Cuprite Mine Partners LLC v. Anderson

Filing 97

ORDER: IT IS ORDERED that the defendants 54 , and 83 motions to expunge the plaintiffs first amended notice of pendency of action are DENIED. Signed by Magistrate Judge Leslie A Bowman on 12/20/12.(BAC)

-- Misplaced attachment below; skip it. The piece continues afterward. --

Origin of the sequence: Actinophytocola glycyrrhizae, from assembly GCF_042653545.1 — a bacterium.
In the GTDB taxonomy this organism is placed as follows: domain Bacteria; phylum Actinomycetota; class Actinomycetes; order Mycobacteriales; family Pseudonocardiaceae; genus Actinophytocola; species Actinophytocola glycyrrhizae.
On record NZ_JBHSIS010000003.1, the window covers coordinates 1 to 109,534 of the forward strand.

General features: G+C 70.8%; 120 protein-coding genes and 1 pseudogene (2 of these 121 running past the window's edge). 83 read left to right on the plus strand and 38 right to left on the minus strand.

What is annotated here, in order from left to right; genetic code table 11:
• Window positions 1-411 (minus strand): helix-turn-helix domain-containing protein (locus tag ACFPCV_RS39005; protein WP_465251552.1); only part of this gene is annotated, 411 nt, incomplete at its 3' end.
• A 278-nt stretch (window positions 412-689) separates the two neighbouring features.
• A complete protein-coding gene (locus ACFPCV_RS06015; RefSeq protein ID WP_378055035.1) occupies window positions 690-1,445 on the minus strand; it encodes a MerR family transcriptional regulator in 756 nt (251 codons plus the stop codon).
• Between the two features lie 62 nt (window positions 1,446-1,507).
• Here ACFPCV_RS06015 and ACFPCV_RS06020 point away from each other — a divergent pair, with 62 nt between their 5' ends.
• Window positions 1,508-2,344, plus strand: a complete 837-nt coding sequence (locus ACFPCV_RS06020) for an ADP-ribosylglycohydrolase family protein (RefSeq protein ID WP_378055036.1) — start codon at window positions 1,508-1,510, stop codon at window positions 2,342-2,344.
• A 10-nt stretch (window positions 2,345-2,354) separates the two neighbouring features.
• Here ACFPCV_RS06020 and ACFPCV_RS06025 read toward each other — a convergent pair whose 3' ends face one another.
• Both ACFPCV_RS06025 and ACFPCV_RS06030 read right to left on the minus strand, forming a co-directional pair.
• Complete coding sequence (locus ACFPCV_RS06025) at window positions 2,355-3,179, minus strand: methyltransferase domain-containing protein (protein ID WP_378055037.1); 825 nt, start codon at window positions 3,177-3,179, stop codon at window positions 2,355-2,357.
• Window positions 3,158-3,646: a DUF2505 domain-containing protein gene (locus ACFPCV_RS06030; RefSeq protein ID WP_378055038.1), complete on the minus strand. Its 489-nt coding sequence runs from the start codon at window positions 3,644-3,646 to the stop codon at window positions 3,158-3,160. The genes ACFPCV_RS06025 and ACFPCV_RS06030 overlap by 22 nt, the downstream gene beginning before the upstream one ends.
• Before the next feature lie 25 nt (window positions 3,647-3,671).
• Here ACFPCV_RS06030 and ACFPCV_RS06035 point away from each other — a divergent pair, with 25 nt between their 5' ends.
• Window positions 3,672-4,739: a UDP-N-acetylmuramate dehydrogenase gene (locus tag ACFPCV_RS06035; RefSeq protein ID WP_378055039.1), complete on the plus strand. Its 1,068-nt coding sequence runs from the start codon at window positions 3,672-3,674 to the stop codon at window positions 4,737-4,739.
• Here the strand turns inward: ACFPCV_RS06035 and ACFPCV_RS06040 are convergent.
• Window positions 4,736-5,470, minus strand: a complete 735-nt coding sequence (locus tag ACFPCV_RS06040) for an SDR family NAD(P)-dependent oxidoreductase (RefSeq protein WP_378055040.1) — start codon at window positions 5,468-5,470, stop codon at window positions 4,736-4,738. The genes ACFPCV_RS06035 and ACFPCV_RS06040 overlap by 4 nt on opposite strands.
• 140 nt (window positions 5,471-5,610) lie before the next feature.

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1 WO 2 3 4 5 6 UNITED STATES DISTRICT COURT 7 DISTRICT OF ARIZONA 8 9 10 11 12 13 14 Cuprite Mine Partners, L.L.C., an Arizona ) limited liability company, ) ) Plaintiff, ) ) v. ) John H. Anderson, a married man acting in his ) ) sole and separate capacity; et al., ) ) Defendants. ______________________________________ ) CIV 12-286 TUC DCB (LAB) ORDER 15 Pending before the court is a motion, filed by the defendant, Margaret Jane Anderson 16 Liljenquist, on August 10, 2012, to expunge the plaintiff’s first amended notice of pendency 17 of action. (Doc. 54) 18 19 Also pending is a similar motion to expunge filed by the defendant, Peter Haakon Anderson, on November 26, 2012. (Doc. 83) 20 This action concerns sixteen patented lode mining claims located in the Copper Mountain 21 Mining District of Greenlee County, AZ. (Doc. 14) The plaintiff owns a 5/6 fractional interest 22 in each of the sixteen mining claims. Id. The remaining 1/6 fractional interest is owned by one 23 of the five individual defendants. Id. The plaintiff filed this action pursuant to A.R.S. §§ 12- 24 1211 and 12-1218 to have the sixteen mining claims partitioned by sale. Id. Apparently, the 25 plaintiff would like to sell the mining claims to the owners of the copper mine next door, but 26 the defendants refuse to agree. 27 28 The case has been referred to Magistrate Judge Bowman for all pretrial matters pursuant to the local Rules of Practice. LRCiv 72.2. 1 Discussion 2 On July 30, 2012, the plaintiff filed an amended notice of lis pendens stating that an 3 action has been filed in this court involving sixteen lode mining claims in Greenlee County, 4 Arizona. (Doc. 43) The notice gives the name and location of each of the mining claims. Id. 5 The defendants argue the lis pendens should be expunged either because the form of the 6 document does not comply with the applicable statute (Docs. 54, 83) or because the underlying 7 complaint was not properly pled (Doc. 54). 8 The latter argument was made when the defendants’ motions to dismiss the complaint 9 were still pending. The court has since denied those motions. (Doc. 88) Accordingly, the court 10 finds the underlying complaint is not faulty and the lis pendens should not be expunged on that 11 ground. 12 13 In the alternative, the defendants argue the lis pendens should be expunged because it does not comply with A.R.S. 12-1191(A). 14 “A lis pendens is a statutory method for a party to litigation to alert future purchasers or 15 encumbrancers of the property affected and the claims made in the complaint.” In re 16 Farnsworth, 384 B.R. 842, 847 (Bkrtcy.D.Ariz. 2008) (punctuation modified). The statute 17 reads in pertinent part as follows: 18 19 20 21 In an action affecting title to real property, the plaintiff at the time of filing the complaint, or thereafter, and the defendant at the time of filing the defendant’s pleading when affirmative relief is claimed in such pleading, or thereafter, may file in the office of the recorder of the county in which the property is situated a notice of the pendency of the action or defense. A.R.S. § 12-1191(A) (emphasis added). 22 The defendants argue the statute’s use of the word “property” in the singular means that 23 a proper lis pendens must reference only a single property. Because the plaintiff’s lis pendens 24 lists sixteen properties within a single notice, the defendants argue it must be expunged. The 25 defendants suggest the plaintiff file sixteen separate lis pendens, one for each mining claim. 26 The court does not agree. 27 28 -2- 1 The Arizona Revised Statutes’ rules of statutory construction specifically state that 2 “words in the singular number include the plural, and words in the plural number include the 3 singular.” A.R.S. § 1-214(B). Therefore, the singular word “property” in A.R.S. § 12-1191 4 may be construed as referring to properties, in the plural. 5 The court further finds that combining all sixteen properties within a single notice is the 6 most efficient and economical method for giving prospective purchasers notice of the pending 7 action. Accordingly, extending the singular term to include the plural here is consonant with 8 the legislative intent. See Estate of McGill ex rel. McGill v. Albrecht, 203 Ariz. 525, 529, 57 9 P.3d 384, 388 ( 2002) (Our courts have always construed A.R.S. § 1-214 as a permissive statute, 10 permitting us to interpret the singular as the plural . . . when such an interpretation will enable 11 us to carry out legislative intent.) It was not error to reference all sixteen mining claims in the 12 same lis pendens notice. See, e.g., In re Ryan A., 202 Ariz. 19, 25, 39 P.3d 543, 549 (App. 13 2002) (The singular word “parent” in restitution statute applies to both parents.); but see Estate 14 of McGill ex rel. McGill, 203 Ariz. at 529, 57 P.3d at 388 (The plural phrase “negligent acts or 15 omissions” does not include the singular where that interpretation would not be “consistent with 16 the legislature’s obvious intent.”). 17 18 19 IT IS ORDERED that the defendants’ motions to expunge the plaintiff’s first amended notice of pendency of action are DENIED. (Doc. 54, 83) 20 21 DATED this 20th day of December, 2012. 22 23 24 25 26 27 28 -3-

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